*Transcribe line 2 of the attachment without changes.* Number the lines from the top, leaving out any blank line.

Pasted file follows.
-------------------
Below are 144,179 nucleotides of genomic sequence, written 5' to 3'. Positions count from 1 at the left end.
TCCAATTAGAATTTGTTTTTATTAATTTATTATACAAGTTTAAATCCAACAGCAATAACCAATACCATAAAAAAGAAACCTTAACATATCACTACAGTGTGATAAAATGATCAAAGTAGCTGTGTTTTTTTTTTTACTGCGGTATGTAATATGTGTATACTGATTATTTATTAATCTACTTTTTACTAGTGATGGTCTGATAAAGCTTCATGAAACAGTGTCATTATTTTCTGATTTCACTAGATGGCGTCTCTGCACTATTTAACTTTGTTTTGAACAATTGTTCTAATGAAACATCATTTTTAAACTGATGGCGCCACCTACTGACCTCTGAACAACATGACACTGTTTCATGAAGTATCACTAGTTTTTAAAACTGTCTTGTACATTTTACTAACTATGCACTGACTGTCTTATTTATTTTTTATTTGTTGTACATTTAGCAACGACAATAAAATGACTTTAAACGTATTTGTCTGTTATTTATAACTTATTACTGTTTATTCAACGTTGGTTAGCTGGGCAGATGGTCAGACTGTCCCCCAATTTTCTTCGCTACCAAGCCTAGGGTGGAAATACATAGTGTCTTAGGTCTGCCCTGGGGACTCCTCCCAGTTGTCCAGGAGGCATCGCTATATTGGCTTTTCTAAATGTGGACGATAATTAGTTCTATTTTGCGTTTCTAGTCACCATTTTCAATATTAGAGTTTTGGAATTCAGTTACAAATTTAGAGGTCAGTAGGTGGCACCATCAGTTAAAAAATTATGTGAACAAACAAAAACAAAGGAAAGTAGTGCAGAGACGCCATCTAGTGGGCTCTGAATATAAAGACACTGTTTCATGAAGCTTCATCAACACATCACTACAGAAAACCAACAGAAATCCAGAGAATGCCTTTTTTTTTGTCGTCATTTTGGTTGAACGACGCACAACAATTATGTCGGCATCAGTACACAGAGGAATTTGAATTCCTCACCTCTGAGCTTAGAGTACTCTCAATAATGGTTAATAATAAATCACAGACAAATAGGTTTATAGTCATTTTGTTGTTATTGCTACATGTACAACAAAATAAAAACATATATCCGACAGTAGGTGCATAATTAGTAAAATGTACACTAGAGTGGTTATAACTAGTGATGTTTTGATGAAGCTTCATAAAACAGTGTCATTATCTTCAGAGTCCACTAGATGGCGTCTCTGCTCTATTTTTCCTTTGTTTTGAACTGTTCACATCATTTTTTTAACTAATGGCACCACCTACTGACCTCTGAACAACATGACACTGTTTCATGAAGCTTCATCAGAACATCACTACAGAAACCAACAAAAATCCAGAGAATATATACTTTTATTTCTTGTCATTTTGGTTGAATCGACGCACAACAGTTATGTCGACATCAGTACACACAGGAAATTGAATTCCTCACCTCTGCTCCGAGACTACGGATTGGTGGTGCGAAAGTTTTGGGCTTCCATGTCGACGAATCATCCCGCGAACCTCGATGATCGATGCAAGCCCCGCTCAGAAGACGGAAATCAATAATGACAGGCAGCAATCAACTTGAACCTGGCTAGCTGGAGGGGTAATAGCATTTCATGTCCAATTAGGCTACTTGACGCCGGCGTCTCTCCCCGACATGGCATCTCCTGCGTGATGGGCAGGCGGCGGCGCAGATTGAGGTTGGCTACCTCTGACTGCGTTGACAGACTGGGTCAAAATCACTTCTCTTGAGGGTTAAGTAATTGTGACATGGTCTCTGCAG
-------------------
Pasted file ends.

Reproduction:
TCCAATTAGAATTTGTTTTTATTAATTTATTATACAAGTTTAAATCCAACAGCAATAACCAATACCATAAAAAAGAAACCTTAACATATCACTACAGTGTGATAAAATGATCAAAGTAGCTGTGTTTTTTTTTTTACTGCGGTATGTAATATGTGTATACTGATTATTTATTAATCTACTTTTTACTAGTGATGGTCTGATAAAGCTTCATGAAACAGTGTCATTATTTTCTGATTTCACTAGATGGCGTCTCTGCACTATTTAACTTTGTTTTGAACAATTGTTCTAATGAAACATCATTTTTAAACTGATGGCGCCACCTACTGACCTCTGAACAACATGACACTGTTTCATGAAGTATCACTAGTTTTTAAAACTGTCTTGTACATTTTACTAACTATGCACTGACTGTCTTATTTATTTTTTATTTGTTGTACATTTAGCAACGACAATAAAATGACTTTAAACGTATTTGTCTGTTATTTATAACTTATTACTGTTTATTCAACGTTGGTTAGCTGGGCAGATGGTCAGACTGTCCCCCAATTTTCTTCGCTACCAAGCCTAGGGTGGAAATACATAGTGTCTTAGGTCTGCCCTGGGGACTCCTCCCAGTTGTCCAGGAGGCATCGCTATATTGGCTTTTCTAAATGTGGACGATAATTAGTTCTATTTTGCGTTTCTAGTCACCATTTTCAATATTAGAGTTTTGGAATTCAGTTACAAATTTAGAGGTCAGTAGGTGGCACCATCAGTTAAAAAATTATGTGAACAAACAAAAACAAAGGAAAGTAGTGCAGAGACGCCATCTAGTGGGCTCTGAATATAAAGACACTGTTTCATGAAGCTTCATCAACACATCACTACAGAAAACCAACAGAAATCCAGAGAATGCCTTTTTTTTTGTCGTCATTTTGGTTGAACGACGCACAACAATTATGTCGGCATCAGTACACAGAGGAATTTGAATTCCTCACCTCTGAGCTTAGAGTACTCTCAATAATGGTTAATAATAAATCACAGACAAATAGGTTTATAGTCATTTTGTTGTTATTGCTACATGTACAACAAAATAAAAACATATATCCGACAGTAGGTGCATAATTAGTAAAATGTACACTAGAGTGGTTATAACTAGTGATGTTTTGATGAAGCTTCATAAAACAGTGTCATTATCTTCAGAGTCCACTAGATGGCGTCTCTGCTCTATTTTTCCTTTGTTTTGAACTGTTCACATCATTTTTTTAACTAATGGCACCACCTACTGACCTCTGAACAACATGACACTGTTTCATGAAGCTTCATCAGAACATCACTACAGAAACCAACAAAAATCCAGAGAATATATACTTTTATTTCTTGTCATTTTGGTTGAATCGACGCACAACAGTTATGTCGACATCAGTACACACAGGAAATTGAATTCCTCACCTCTGCTCCGAGACTACGGATTGGTGGTGCGAAAGTTTTGGGCTTCCATGTCGACGAATCATCCCGCGAACCTCGATGATCGATGCAAGCCCCGCTCAGAAGACGGAAATCAATAATGACAGGCAGCAATCAACTTGAACCTGGCTAGCTGGAGGGGTAATAGCATTTCATGTCCAATTAGGCTACTTGACGCCGGCGTCTCTCCCCGACATGGCATCTCCTGCGTGATGGGCAGGCGGCGGCGCAGATTGAGGTTGGCTACCTCTGACTGCGTTGACAGACTGGGTCAAAATCACTTCTCTTGAGGGTTAAGTAATTGTGACATGGTCTCTGCAG